Monday, November 23, 2020

What Is The Actual Purpose of Social and Emotional Learning

I'm increasingly convinced that one of the reasons social and emotional learning (SEL) is such a matter of contention in education (and it has been, every time it has been it has been brought up under one guise or another) is that it requires us to look at the places where education bumps up against the really big questions-- what is the purpose of education? why are we here? what is our purpose? what is the meaning of life? That stuff.

SEL advocates generally back away from that, and it leads to discussions of SEL that are ridiculous. 

Here's CASEL, the big mac daddy of the SEL biz, listing the benefits of SEL, in order: academic outcomes and improved behaviors, long-term improvement in academics and conduct problems, 11;1 return on investment, reduce poverty (as in the poverty of individuals as in you'll make more money), improves life outcomes (eg not being on waiting list for public housing).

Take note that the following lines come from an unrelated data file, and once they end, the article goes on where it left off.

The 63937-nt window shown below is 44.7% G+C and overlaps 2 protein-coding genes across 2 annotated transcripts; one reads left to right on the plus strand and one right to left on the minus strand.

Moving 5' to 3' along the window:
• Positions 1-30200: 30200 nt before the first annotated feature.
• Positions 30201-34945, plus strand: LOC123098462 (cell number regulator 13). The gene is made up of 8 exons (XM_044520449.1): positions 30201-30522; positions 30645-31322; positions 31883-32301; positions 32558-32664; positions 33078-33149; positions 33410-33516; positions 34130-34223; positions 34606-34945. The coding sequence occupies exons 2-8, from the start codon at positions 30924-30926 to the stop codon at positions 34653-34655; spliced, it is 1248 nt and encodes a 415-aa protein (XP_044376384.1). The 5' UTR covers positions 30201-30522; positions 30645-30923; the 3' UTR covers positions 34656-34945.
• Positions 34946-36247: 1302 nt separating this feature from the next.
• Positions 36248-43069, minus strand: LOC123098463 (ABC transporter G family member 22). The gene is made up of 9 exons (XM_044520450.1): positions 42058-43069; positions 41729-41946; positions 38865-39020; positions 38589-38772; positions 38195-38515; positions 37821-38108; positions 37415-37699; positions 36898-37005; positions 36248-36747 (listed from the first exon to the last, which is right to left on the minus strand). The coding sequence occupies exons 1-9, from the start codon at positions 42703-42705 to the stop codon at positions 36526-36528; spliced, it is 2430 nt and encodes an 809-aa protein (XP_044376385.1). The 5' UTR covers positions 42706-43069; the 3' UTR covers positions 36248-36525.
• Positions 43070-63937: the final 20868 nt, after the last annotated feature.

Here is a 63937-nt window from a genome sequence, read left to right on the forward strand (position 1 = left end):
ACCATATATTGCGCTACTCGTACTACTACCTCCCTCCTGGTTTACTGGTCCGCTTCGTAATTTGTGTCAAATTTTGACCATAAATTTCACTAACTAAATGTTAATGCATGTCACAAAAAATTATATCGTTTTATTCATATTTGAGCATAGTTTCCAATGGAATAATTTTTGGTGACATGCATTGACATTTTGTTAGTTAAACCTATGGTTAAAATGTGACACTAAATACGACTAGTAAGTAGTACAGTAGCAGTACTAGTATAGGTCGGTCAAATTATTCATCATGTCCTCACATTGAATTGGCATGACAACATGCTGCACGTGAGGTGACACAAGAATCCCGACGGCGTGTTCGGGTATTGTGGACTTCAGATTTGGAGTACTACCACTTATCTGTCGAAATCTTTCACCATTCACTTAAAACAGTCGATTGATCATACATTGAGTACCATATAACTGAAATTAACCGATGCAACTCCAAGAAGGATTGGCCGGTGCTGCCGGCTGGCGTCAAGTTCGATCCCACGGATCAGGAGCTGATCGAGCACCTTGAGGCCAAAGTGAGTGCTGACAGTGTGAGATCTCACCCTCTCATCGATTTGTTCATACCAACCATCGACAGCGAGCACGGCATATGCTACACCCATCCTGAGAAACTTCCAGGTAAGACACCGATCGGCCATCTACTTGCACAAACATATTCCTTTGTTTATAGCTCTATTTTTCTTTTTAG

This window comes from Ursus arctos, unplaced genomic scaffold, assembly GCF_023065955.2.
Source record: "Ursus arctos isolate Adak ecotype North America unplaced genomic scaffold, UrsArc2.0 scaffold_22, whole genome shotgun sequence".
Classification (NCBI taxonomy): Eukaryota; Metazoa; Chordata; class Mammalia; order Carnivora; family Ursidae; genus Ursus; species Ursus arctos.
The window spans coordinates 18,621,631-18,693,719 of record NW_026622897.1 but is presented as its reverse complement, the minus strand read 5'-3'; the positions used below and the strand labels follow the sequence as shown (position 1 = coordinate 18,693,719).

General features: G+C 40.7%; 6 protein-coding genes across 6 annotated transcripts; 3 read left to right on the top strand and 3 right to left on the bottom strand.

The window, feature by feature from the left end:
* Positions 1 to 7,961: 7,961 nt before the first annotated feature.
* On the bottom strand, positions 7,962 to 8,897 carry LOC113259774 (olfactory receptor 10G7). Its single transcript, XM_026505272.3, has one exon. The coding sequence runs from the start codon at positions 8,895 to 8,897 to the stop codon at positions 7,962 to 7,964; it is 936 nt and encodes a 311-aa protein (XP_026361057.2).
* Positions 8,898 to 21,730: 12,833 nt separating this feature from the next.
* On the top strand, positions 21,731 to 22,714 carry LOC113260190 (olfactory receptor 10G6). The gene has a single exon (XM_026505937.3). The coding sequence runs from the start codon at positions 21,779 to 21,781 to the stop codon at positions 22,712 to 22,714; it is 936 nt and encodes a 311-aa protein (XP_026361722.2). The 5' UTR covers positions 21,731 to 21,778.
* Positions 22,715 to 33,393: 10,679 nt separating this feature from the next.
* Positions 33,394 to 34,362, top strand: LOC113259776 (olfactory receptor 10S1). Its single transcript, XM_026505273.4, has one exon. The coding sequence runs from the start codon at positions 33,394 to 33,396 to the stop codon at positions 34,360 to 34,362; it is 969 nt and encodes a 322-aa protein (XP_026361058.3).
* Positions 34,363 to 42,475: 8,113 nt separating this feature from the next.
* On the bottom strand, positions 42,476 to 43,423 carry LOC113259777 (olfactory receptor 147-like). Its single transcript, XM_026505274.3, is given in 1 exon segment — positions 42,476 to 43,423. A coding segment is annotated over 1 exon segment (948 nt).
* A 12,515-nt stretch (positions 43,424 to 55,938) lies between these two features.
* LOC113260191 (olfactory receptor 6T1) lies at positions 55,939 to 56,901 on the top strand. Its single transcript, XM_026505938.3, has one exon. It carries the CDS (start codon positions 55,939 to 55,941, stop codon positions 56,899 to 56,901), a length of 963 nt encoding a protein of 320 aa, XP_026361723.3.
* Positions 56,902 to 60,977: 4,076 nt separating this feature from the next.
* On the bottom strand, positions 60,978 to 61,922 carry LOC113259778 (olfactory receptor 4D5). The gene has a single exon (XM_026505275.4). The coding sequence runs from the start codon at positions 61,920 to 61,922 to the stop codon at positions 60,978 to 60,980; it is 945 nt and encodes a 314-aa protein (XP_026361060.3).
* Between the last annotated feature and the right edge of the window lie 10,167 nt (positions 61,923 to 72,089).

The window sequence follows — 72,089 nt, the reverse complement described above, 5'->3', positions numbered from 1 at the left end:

Lots of folks like to cite a research finding that SEL "improves achievement by an average of 11 percentile points, which is an odd thing to tout; since percentiles are rankings, if everybody received this benefit, nobody would receive this benefit. 

Even when research is more well-balanced, many folks writing about that research tend to focus on things like how SEL will "have long-term academic benefits on students' reading and vocabulary" and that it might "assist in closing achievement gaps." 

You may be asking what the heck I'm rattling on about. Aren't these all good things? And sure, they are. But there seems to be a huge disconnect here. 

Imagine, for instance, that we are discussing health. In fact, discussing the spread of Covid-19 through the population. Now imagine someone saying, "It's important that students remain healthy because good health raises test scores. Also, they can get a better job if they're healthy." I mean, that's not wrong, but are those really the reasons that we would prefer our children to be physically healthy?